Let’s put an END to VIOLENCE & ABUSE WORLDWIDE!

A 501c3 Organization

UPLIFTING HEARTS, MINDS & SOULS (HUMS)

RAINN INFORMATION:


Sexual assault can take many different forms, but one thing remains the same: it’s never the victim’s fault.

What is sexual assault? 


Sexual assault is a crime of power and control. The term sexual assault refers to sexual contact or behavior that occurs without explicit consent of the victim. Some forms of sexual assault include:

Penetration of the victim’s body, also known as rape
Attempted rape
Forcing a victim to perform sexual acts, such as oral sex or penetrating the perpetrator’s body
Fondling or unwanted sexual touching

What is rape? 


Rape is a form of sexual assault, but not all sexual assault is rape. The term rape is often used as a legal definition to specifically include sexual penetration without consent. For its Uniform Crime Reports, the FBI defines rape as “penetration, no matter how slight, of the vagina or anus with any body part or object, or oral penetration by a sex organ of another person, without the consent of the victim.” To see how your state legally defines rape and other forms of sexual assault, visit RAINN's State Law Database.

What is force? 
Force doesn’t always refer to physical pressure. Perpetrators may use emotional coercion, psychological force, or manipulation to coerce a victim into non-consensual sex. Some perpetrators will use threats to force a victim to comply, such as threatening to hurt the victim or their family or other intimidation tactics.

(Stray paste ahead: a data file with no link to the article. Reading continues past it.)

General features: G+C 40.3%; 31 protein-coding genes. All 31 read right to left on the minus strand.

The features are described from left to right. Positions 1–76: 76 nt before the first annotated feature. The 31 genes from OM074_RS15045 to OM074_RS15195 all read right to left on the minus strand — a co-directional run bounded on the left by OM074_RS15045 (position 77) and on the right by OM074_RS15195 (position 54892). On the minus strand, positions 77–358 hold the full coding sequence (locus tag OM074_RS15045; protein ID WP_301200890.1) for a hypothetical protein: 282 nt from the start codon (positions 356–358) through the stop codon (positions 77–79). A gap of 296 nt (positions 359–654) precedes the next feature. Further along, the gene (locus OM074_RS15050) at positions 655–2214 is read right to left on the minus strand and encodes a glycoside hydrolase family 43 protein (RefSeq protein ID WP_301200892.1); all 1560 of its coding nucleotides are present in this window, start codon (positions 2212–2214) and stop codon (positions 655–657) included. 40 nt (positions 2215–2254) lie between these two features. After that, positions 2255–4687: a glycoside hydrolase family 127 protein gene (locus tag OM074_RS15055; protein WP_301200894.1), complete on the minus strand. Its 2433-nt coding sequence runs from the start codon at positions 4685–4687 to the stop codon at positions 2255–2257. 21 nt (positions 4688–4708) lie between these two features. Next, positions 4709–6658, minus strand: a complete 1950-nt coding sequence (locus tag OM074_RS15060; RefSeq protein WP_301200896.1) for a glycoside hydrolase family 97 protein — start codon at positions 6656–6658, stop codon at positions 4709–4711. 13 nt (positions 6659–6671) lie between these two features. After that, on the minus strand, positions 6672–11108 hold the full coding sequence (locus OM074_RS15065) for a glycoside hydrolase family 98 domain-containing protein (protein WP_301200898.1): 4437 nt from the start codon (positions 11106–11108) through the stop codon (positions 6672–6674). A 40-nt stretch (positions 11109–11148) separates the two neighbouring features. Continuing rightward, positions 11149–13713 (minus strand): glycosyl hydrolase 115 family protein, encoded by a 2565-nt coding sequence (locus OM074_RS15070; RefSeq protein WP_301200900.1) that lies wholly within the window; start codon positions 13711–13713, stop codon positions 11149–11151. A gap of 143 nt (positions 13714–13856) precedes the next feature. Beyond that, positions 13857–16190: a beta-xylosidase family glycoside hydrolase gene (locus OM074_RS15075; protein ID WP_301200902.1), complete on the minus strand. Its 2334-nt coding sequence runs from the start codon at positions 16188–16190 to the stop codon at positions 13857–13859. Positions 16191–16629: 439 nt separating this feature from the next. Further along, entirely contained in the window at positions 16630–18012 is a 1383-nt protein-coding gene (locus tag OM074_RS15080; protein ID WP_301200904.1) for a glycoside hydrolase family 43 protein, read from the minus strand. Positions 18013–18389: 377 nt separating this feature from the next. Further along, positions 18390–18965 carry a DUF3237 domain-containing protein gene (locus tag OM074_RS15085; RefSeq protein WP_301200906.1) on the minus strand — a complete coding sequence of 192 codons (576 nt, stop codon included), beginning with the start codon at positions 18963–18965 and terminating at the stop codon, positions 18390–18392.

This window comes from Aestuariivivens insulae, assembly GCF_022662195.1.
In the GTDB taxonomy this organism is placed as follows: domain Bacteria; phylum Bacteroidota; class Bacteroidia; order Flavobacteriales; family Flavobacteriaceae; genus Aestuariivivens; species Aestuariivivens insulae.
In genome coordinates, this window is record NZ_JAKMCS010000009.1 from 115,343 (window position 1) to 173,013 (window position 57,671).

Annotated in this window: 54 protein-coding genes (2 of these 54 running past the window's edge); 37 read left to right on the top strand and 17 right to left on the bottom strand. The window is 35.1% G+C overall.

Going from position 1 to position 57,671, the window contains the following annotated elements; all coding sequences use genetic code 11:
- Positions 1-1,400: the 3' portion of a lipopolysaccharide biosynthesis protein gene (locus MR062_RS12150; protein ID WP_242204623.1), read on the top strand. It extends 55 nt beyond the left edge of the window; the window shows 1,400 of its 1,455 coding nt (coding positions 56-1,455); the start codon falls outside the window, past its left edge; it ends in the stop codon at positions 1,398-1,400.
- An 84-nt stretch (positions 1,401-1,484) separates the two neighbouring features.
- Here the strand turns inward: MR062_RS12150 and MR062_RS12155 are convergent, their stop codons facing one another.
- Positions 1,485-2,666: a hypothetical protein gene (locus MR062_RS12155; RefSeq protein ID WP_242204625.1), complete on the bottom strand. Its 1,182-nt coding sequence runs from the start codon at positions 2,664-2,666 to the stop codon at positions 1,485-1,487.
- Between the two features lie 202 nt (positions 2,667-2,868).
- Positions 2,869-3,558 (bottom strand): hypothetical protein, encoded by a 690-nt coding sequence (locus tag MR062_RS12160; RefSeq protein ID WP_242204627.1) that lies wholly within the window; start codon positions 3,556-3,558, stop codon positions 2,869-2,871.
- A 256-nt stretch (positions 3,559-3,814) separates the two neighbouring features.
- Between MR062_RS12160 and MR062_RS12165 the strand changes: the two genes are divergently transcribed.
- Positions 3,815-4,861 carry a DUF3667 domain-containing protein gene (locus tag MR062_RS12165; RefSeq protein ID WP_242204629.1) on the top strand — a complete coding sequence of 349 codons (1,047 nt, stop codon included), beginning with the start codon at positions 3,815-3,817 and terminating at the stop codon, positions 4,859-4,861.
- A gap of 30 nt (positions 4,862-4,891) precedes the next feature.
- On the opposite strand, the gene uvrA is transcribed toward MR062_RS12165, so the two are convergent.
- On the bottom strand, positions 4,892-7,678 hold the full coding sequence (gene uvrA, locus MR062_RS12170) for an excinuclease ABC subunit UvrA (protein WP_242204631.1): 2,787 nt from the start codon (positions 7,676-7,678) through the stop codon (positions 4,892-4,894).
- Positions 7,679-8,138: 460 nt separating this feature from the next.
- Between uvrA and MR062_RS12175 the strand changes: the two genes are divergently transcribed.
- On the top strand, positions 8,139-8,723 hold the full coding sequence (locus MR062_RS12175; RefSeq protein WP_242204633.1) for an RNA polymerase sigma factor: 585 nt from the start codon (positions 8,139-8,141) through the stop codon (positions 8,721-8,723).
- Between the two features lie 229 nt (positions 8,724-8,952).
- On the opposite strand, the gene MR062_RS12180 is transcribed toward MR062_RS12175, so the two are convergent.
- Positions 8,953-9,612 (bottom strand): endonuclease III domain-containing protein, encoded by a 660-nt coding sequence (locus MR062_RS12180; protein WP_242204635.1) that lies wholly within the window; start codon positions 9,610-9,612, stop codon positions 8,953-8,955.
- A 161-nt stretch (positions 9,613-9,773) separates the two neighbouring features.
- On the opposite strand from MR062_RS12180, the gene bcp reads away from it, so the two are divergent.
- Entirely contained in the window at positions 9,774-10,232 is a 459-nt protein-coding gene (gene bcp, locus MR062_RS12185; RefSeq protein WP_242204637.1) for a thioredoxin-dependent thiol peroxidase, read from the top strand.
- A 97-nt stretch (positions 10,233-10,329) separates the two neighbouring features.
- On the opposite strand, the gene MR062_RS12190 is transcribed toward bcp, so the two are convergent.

Who are the perpetrators?
The majority of perpetrators are someone known to the victim. Approximately 4 out of 5 of sexual assaults are committed by someone known to the victim, such as in the case ofintimate partner sexual violence or acquaintance rape.

The term “date rape” is sometimes used to to refer to acquaintance rape. Perpetrators of acquaintance rape might be a date, but they could also be a classmate, a neighbor, a friend’s significant other, or any number of different roles. It’s important to remember that dating, instances of past intimacy, or other acts like kissing do not give someone consent for increased or continued sexual contact.

In other instances the victim may not know the perpetrator at all. This type of sexual violence is sometimes referred to as stranger rape. Stranger rape can occur in several different ways:

Blitz sexual assault: when a perpetrator quickly and brutally assaults the victim with no prior contact, usually at night in a public place


Home invasion sexual assault: when a stranger breaks into the victim's home to commit the assault


Contact sexual assault: when a perpetrator contacts the victim and tries to gain their trust by flirting, luring the victim to their car, or otherwise trying to coerce the victim into a situation where the sexual assault will occur

Survivors of both stranger rape and acquaintance rape often blame themselves for behaving in a way that encouraged the perpetrator. It’s important to remember that the victim is a never to blame for the actions of a perpetrator.